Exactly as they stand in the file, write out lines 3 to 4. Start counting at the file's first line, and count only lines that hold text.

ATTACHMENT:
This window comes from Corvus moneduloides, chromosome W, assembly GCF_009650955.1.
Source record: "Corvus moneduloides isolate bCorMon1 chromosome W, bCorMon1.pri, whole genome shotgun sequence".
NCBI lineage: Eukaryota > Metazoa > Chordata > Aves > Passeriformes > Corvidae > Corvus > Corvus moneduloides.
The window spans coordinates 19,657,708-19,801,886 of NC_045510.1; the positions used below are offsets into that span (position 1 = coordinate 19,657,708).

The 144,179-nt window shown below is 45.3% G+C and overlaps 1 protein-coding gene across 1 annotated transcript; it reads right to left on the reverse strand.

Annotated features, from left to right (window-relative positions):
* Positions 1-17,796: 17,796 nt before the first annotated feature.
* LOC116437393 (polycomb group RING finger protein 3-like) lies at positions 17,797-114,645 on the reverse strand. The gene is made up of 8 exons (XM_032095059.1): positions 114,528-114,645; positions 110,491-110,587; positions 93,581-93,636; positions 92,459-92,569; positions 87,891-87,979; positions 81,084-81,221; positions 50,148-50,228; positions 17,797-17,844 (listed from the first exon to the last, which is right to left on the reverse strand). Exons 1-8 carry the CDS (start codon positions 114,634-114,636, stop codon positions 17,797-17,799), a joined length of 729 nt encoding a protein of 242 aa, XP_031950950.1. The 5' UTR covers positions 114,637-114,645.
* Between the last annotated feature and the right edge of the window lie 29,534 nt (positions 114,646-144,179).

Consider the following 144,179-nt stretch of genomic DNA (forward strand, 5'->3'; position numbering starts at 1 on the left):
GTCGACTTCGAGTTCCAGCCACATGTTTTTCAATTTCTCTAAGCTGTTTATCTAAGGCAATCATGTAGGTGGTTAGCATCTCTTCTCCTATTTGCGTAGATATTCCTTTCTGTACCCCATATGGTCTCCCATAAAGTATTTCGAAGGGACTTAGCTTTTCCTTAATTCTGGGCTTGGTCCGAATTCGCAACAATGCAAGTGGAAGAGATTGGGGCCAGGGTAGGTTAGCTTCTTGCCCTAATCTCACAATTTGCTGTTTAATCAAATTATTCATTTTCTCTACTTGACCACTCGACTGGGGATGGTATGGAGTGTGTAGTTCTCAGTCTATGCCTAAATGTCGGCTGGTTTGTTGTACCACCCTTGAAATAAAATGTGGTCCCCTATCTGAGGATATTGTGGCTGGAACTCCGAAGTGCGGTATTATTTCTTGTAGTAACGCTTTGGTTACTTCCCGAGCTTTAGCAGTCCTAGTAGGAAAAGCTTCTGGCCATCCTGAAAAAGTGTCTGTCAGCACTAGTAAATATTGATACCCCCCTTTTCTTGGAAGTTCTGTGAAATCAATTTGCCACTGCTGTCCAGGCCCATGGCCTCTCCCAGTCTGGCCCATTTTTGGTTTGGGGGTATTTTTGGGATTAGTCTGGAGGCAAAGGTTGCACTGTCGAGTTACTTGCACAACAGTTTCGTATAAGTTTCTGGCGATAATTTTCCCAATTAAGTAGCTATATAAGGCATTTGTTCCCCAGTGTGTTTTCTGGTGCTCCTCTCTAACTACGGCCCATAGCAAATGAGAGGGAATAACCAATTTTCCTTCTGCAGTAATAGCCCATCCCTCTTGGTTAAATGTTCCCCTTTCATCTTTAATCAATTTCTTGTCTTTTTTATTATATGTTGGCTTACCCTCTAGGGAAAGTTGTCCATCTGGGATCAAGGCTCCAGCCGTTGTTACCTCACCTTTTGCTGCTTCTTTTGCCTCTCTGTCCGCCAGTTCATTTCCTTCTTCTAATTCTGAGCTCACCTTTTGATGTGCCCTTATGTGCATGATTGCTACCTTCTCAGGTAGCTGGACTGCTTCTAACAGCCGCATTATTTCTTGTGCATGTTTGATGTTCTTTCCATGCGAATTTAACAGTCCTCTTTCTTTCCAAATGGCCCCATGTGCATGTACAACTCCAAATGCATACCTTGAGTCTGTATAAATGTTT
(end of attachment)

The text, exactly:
NCBI lineage: Eukaryota > Metazoa > Chordata > Aves > Passeriformes > Corvidae > Corvus > Corvus moneduloides.
The window spans coordinates 19,657,708-19,801,886 of NC_045510.1; the positions used below are offsets into that span (position 1 = coordinate 19,657,708).